Q3: Why was the PIP Framework developed?
A: The PIP Framework was developed for two fundamental purposes: (1) To increase access to pandemic influenza vaccines and other pandemic influenza-related benefits for countries in need in the event of an influenza pandemic; and (2) to ensure the continued sharing of viruses necessary for continuous global monitoring and assessment of risks for an influenza pandemic and for the development of safe and effective influenza vaccines.
Q4: What biological materials does the PIP Framework cover?
A: The PIP Framework applies only to influenza viruses with human pandemic potential, and specifically does not cover seasonal influenza viruses. The biological materials covered by the PIP Framework are called “PIP biological materials” and they are defined in Section 4.1.
Q5: How will the PIP Framework be implemented, and by whom?
A: WHO will act as the secretariat for implementing the PIP Framework and will work with private and public partners to facilitate achieving results as efficiently as possible.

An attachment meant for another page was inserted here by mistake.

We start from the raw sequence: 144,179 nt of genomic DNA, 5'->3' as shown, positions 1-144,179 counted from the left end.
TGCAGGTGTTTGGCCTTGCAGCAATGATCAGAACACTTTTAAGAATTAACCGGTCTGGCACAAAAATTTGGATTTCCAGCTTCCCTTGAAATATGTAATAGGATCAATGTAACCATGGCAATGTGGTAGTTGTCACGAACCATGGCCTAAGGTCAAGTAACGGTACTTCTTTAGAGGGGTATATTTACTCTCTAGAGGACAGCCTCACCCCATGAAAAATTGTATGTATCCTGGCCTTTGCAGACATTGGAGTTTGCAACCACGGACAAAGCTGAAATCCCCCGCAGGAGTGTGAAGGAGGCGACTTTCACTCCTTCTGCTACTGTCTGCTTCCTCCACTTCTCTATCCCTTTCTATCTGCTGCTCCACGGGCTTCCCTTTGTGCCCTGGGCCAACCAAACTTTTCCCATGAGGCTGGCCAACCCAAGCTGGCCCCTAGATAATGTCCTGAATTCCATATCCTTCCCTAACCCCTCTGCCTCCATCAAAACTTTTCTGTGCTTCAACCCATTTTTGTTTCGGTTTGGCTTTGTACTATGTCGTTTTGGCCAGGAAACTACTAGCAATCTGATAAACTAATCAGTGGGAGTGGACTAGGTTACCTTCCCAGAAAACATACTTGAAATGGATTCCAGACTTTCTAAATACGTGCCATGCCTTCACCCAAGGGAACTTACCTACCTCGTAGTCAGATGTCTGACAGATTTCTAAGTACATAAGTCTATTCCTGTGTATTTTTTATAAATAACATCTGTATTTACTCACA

For more information see PIP Framework Sections 6.1bis, 6.14, 7.1 (General) and 7.2 (Advisory Group) Q6: What are some of the responsibilities of Member States?
A: Some major responsibilities of Member States are to: 1) ensure the timely sharing of influenza viruses with human pandemic potential; 2) contribute to the pandemic influenza benefit-sharing system, including by working with relevant public and private institutions, organizations and entities so they make appropriate contributions to this system; and 3) continue to support GISRS.
3 Q7: What are the responsibilities of industry?
A: For purposes of the PIP Framework, industry includes manufacturers of influenza vaccines, antiviral medicines and diagnostic materials. Such manufacturers who use GISRS, notably because they receive PIP biological materials, will contribute annually to the "Partnership Contribution" and will sign an agreement (or "Standard Material Transfer Agreement 2") with WHO that includes certain benefit sharing commitments.
Q8: How does the PIP Framework affect existing relationships between WHO and its network of laboratories?
A: The PIP Framework affirms the current relationships between WHO and the GISRS
laboratories but also standardizes certain significant elements: